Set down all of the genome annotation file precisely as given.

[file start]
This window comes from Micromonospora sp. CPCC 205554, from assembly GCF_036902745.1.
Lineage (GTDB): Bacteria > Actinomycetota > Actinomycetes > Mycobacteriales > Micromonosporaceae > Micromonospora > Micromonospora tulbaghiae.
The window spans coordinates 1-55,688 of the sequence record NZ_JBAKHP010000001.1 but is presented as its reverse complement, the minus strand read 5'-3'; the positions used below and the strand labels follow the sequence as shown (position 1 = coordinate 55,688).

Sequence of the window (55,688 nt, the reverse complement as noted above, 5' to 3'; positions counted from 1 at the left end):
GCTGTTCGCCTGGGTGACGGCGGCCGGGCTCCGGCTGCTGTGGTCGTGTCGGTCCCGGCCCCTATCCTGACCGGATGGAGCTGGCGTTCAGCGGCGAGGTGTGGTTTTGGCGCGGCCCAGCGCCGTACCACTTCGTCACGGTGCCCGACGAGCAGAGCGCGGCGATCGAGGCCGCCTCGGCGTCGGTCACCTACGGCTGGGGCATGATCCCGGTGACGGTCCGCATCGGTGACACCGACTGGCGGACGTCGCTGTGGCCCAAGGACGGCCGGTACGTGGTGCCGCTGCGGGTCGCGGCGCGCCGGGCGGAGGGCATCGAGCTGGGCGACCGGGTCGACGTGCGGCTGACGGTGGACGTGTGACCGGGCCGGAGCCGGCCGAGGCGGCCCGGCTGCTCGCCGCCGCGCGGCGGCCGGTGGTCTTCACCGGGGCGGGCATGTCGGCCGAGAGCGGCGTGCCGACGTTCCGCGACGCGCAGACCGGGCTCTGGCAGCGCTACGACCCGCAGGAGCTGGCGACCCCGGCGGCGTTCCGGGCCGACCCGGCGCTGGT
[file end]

This window comes from Micromonospora sp. CPCC 205554, from assembly GCF_036902745.1.
Lineage (GTDB): Bacteria > Actinomycetota > Actinomycetes > Mycobacteriales > Micromonosporaceae > Micromonospora > Micromonospora tulbaghiae.
The window spans coordinates 1-55,688 of the sequence record NZ_JBAKHP010000001.1 but is presented as its reverse complement, the minus strand read 5'-3'; the positions used below and the strand labels follow the sequence as shown (position 1 = coordinate 55,688).

Sequence of the window (55,688 nt, the reverse complement as noted above, 5' to 3'; positions counted from 1 at the left end):
GCTGTTCGCCTGGGTGACGGCGGCCGGGCTCCGGCTGCTGTGGTCGTGTCGGTCCCGGCCCCTATCCTGACCGGATGGAGCTGGCGTTCAGCGGCGAGGTGTGGTTTTGGCGCGGCCCAGCGCCGTACCACTTCGTCACGGTGCCCGACGAGCAGAGCGCGGCGATCGAGGCCGCCTCGGCGTCGGTCACCTACGGCTGGGGCATGATCCCGGTGACGGTCCGCATCGGTGACACCGACTGGCGGACGTCGCTGTGGCCCAAGGACGGCCGGTACGTGGTGCCGCTGCGGGTCGCGGCGCGCCGGGCGGAGGGCATCGAGCTGGGCGACCGGGTCGACGTGCGGCTGACGGTGGACGTGTGACCGGGCCGGAGCCGGCCGAGGCGGCCCGGCTGCTCGCCGCCGCGCGGCGGCCGGTGGTCTTCACCGGGGCGGGCATGTCGGCCGAGAGCGGCGTGCCGACGTTCCGCGACGCGCAGACCGGGCTCTGGCAGCGCTACGACCCGCAGGAGCTGGCGACCCCGGCGGCGTTCCGGGCCGACCCGGCGCTGGT